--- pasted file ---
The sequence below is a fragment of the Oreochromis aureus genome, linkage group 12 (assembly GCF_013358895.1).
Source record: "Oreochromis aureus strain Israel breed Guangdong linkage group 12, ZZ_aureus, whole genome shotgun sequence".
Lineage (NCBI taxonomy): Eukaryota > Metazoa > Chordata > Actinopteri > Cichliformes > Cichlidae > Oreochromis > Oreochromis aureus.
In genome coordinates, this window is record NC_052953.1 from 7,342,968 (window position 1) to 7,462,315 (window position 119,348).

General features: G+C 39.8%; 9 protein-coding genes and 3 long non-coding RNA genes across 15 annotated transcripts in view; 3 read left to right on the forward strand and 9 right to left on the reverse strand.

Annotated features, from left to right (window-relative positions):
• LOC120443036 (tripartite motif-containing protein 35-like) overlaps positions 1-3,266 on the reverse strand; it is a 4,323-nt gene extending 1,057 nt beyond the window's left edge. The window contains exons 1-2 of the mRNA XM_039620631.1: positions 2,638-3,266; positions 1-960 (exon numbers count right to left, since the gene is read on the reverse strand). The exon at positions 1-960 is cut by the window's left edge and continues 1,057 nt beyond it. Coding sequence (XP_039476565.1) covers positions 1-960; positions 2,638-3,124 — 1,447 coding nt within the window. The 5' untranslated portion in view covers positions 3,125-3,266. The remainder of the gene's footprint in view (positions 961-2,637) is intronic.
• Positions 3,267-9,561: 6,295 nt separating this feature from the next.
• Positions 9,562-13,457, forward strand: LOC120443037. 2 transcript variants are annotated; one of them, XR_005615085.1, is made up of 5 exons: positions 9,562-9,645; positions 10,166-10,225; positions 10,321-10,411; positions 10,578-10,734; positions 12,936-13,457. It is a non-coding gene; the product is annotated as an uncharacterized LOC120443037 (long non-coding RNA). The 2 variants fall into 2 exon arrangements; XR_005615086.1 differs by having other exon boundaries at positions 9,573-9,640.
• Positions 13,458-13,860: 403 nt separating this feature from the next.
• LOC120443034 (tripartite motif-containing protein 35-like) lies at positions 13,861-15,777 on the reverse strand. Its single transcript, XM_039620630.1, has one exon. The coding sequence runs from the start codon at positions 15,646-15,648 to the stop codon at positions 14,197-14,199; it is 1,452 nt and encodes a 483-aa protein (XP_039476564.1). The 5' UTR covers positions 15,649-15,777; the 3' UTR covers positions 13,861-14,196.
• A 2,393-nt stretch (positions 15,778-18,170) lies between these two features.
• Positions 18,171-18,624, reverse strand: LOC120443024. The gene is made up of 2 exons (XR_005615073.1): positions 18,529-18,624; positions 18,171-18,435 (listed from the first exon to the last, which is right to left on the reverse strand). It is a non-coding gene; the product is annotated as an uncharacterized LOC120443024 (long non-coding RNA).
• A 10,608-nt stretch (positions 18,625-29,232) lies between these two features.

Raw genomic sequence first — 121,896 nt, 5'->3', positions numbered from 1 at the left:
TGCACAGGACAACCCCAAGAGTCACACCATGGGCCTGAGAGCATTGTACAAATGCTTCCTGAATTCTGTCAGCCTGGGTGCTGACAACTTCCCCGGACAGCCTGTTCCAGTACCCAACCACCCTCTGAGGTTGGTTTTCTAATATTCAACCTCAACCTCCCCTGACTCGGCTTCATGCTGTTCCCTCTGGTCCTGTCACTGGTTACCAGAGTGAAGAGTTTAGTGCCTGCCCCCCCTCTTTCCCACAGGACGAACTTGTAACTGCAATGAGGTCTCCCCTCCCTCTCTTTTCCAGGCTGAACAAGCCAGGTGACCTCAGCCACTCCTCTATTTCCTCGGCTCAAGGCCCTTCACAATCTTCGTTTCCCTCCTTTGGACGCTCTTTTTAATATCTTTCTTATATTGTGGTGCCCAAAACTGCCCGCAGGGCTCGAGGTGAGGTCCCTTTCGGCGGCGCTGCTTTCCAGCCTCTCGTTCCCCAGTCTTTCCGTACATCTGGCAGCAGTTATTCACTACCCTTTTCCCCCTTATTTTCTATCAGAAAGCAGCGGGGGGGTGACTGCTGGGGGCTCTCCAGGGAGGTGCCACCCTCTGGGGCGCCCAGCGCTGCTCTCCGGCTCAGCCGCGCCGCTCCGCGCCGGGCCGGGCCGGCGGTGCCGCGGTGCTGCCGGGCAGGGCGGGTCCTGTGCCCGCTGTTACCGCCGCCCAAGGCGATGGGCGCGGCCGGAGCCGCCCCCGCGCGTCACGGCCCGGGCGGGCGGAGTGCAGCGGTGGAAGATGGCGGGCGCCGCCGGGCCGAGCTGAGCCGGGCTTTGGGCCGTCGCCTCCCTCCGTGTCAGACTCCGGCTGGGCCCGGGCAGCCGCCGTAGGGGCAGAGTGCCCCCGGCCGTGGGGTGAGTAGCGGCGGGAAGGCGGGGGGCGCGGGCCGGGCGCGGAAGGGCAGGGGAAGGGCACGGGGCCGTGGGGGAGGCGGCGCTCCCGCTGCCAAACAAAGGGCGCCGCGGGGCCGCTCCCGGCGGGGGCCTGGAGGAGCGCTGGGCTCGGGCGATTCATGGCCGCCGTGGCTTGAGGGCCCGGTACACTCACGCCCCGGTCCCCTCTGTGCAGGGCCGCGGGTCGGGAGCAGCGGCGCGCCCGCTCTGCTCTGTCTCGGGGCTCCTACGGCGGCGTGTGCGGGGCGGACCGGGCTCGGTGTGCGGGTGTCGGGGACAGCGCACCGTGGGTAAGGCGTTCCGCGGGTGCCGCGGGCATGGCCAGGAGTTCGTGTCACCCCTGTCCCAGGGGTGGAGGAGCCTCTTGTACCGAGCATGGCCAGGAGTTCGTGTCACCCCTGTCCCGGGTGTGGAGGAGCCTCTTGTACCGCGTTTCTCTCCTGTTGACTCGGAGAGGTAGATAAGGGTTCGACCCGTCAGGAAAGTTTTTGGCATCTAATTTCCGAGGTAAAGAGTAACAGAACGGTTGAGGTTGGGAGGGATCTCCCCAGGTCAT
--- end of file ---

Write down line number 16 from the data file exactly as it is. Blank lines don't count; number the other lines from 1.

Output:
TGCACAGGACAACCCCAAGAGTCACACCATGGGCCTGAGAGCATTGTACAAATGCTTCCTGAATTCTGTCAGCCTGGGTGCTGACAACTTCCCCGGACAGCCTGTTCCAGTACCCAACCACCCTCTGAGGTTGGTTTTCTAATATTCAACCTCAACCTCCCCTGACTCGGCTTCATGCTGTTCCCTCTGGTCCTGTCACTGGTTACCAGAGTGAAGAGTTTAGTGCCTGCCCCCCCTCTTTCCCACAGGACGAACTTGTAACTGCAATGAGGTCTCCCCTCCCTCTCTTTTCCAGGCTGAACAAGCCAGGTGACCTCAGCCACTCCTCTATTTCCTCGGCTCAAGGCCCTTCACAATCTTCGTTTCCCTCCTTTGGACGCTCTTTTTAATATCTTTCTTATATTGTGGTGCCCAAAACTGCCCGCAGGGCTCGAGGTGAGGTCCCTTTCGGCGGCGCTGCTTTCCAGCCTCTCGTTCCCCAGTCTTTCCGTACATCTGGCAGCAGTTATTCACTACCCTTTTCCCCCTTATTTTCTATCAGAAAGCAGCGGGGGGGTGACTGCTGGGGGCTCTCCAGGGAGGTGCCACCCTCTGGGGCGCCCAGCGCTGCTCTCCGGCTCAGCCGCGCCGCTCCGCGCCGGGCCGGGCCGGCGGTGCCGCGGTGCTGCCGGGCAGGGCGGGTCCTGTGCCCGCTGTTACCGCCGCCCAAGGCGATGGGCGCGGCCGGAGCCGCCCCCGCGCGTCACGGCCCGGGCGGGCGGAGTGCAGCGGTGGAAGATGGCGGGCGCCGCCGGGCCGAGCTGAGCCGGGCTTTGGGCCGTCGCCTCCCTCCGTGTCAGACTCCGGCTGGGCCCGGGCAGCCGCCGTAGGGGCAGAGTGCCCCCGGCCGTGGGGTGAGTAGCGGCGGGAAGGCGGGGGGCGCGGGCCGGGCGCGGAAGGGCAGGGGAAGGGCACGGGGCCGTGGGGGAGGCGGCGCTCCCGCTGCCAAACAAAGGGCGCCGCGGGGCCGCTCCCGGCGGGGGCCTGGAGGAGCGCTGGGCTCGGGCGATTCATGGCCGCCGTGGCTTGAGGGCCCGGTACACTCACGCCCCGGTCCCCTCTGTGCAGGGCCGCGGGTCGGGAGCAGCGGCGCGCCCGCTCTGCTCTGTCTCGGGGCTCCTACGGCGGCGTGTGCGGGGCGGACCGGGCTCGGTGTGCGGGTGTCGGGGACAGCGCACCGTGGGTAAGGCGTTCCGCGGGTGCCGCGGGCATGGCCAGGAGTTCGTGTCACCCCTGTCCCAGGGGTGGAGGAGCCTCTTGTACCGAGCATGGCCAGGAGTTCGTGTCACCCCTGTCCCGGGTGTGGAGGAGCCTCTTGTACCGCGTTTCTCTCCTGTTGACTCGGAGAGGTAGATAAGGGTTCGACCCGTCAGGAAAGTTTTTGGCATCTAATTTCCGAGGTAAAGAGTAACAGAACGGTTGAGGTTGGGAGGGATCTCCCCAGGTCAT